Walnut sourdough
This is a sourdough loaf I baked for their arrival.

Walnut sourdough loaf

100 grammes mature sourdough starter, 100% hydration
400 grammes lukewarm water
375 grammes plain white wheat flour (I used 00)
125 grammes wholewheat flour
40 grammes of shelled walnuts
8 grammes salt

Stir the sourdough starter with the water. Add the flours and mix well. Cover with plastic wrap and let rest for 20 minutes. After this initial rest, add the salt. Fold dough with a spatula. Add more flour or water if you think the dough needs it.


Cover the bowl and let rise for about a couple hours at room temperature. Fold the dough a few times (just in the bowl, using a spoon or spatula). You will feel the dough becoming more elastic and responsive, and it will increase nicely in size. Fold in the walnuts during the last fold. I had bought these nuts at the farmers market, fresh walnuts. Just crack them and tiss the shelled nuts in, no need to chop them.

For baking same day: move the dough to a floured banneton and cover it with plastic (a hotel shower cap works well), and let it rise 5-6 hours at room temperature.  I cheat, and line the banneton with baking paper, less pretty markings but easier to lift over to the pot. OR: If you are in Rome, it is October and your kitchen is still 27C, leaving the dough to rise overnight in the fridge might work better. Depends when you want to eat and have time to bake.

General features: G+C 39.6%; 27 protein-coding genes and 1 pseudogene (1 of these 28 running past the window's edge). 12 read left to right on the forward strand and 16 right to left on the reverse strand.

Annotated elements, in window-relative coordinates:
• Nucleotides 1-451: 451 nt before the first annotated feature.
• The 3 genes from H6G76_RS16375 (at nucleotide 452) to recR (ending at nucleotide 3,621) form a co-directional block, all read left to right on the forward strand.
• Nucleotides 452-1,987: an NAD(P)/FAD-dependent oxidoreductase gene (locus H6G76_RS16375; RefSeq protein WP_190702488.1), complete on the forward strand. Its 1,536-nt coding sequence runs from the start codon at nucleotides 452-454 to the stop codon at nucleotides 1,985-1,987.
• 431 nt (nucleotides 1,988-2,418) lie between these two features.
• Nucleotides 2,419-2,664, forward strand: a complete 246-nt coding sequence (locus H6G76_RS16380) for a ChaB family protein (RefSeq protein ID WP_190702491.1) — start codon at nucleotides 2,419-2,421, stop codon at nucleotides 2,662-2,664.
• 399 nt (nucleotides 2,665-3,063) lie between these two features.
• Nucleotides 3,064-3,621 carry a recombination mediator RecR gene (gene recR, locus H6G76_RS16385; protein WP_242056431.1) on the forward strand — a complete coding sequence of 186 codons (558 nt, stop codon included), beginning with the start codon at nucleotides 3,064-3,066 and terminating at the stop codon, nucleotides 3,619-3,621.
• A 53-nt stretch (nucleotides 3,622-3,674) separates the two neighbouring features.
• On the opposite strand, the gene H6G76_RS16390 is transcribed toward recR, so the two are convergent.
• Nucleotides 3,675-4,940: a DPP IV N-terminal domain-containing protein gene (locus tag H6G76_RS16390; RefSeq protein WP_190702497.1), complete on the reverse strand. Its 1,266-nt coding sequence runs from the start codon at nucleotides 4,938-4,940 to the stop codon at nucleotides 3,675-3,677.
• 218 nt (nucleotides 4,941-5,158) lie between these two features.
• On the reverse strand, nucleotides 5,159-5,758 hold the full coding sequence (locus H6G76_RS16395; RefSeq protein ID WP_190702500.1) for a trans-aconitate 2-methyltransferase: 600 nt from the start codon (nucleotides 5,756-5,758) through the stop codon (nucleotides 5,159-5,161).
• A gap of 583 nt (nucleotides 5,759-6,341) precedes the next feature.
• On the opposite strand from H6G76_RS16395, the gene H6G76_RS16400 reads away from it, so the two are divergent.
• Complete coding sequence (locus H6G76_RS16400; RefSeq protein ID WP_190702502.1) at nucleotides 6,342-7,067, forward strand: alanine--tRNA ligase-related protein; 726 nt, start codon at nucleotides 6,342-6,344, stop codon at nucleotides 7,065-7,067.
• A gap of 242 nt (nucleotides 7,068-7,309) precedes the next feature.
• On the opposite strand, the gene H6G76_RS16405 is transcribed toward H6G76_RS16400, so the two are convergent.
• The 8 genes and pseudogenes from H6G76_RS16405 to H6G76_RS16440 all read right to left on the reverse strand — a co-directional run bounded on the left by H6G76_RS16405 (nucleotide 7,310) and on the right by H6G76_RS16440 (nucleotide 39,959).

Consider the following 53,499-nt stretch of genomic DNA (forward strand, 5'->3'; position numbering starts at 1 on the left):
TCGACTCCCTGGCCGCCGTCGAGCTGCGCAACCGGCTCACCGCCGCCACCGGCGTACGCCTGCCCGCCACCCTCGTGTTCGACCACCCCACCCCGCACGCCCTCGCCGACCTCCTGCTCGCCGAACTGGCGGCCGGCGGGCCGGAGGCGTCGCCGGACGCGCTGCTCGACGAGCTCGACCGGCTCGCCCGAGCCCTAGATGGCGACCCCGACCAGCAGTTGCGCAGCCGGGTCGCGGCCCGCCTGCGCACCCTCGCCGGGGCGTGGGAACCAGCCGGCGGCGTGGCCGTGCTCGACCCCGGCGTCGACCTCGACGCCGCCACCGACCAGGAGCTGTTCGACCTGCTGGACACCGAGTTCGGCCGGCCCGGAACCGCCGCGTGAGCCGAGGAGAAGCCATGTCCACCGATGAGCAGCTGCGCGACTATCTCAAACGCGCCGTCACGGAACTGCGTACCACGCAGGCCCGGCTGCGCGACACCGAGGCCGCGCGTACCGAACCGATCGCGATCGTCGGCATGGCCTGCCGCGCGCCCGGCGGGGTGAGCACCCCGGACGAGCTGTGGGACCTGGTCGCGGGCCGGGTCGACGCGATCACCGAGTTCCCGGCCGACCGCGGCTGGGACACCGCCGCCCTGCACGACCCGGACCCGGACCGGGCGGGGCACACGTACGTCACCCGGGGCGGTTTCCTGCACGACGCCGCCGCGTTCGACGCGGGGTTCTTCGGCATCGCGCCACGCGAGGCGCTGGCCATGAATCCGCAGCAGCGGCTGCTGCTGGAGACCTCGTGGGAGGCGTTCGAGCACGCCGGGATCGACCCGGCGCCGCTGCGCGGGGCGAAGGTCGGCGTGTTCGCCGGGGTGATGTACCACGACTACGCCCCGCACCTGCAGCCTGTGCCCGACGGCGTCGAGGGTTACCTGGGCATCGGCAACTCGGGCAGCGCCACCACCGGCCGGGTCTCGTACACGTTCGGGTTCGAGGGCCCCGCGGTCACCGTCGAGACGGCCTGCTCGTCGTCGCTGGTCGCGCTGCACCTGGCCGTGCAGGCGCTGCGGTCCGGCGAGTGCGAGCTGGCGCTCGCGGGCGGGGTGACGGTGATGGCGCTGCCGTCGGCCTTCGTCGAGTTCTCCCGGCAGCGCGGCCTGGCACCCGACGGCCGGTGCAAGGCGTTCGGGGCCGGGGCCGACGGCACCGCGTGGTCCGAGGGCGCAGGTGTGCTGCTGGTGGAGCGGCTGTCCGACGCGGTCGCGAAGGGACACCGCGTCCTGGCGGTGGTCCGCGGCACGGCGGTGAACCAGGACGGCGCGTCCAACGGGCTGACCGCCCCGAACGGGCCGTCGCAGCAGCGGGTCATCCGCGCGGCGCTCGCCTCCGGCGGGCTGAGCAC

Walnut sourdough

When ready to bake: heat your oven to 250C, with a cast iron pot. When it is properly hot (or after at least 20 minutes), take the pot out carefully. Invert the dough onto a piece of baking paper, slash the dough, and put the bread in the pot. Bake at 250C for thirty minutes with the lid on, then 10-15 minutes more with the lid off, until the bread looks done and the base of the bread sounds hollow if you tap it. About 45 minutes in all, depending on your oven. Cool before slicing.
This is my contribution to Fiesta Friday: a fragrant walnut-speckled loaf. A little late, but with visitors here, time is tight. Happy FF 37 to all! Special thanks to our gracious hosts Angie at The Novice Gardener, Julianna at Foodie on Board, and Hilda at Along the Grapevine. I am going to browse and admire the wonderful FF contributions now, I am always delighted and inspired by what you all bring! Thanks for sharing.

Fiesta Friday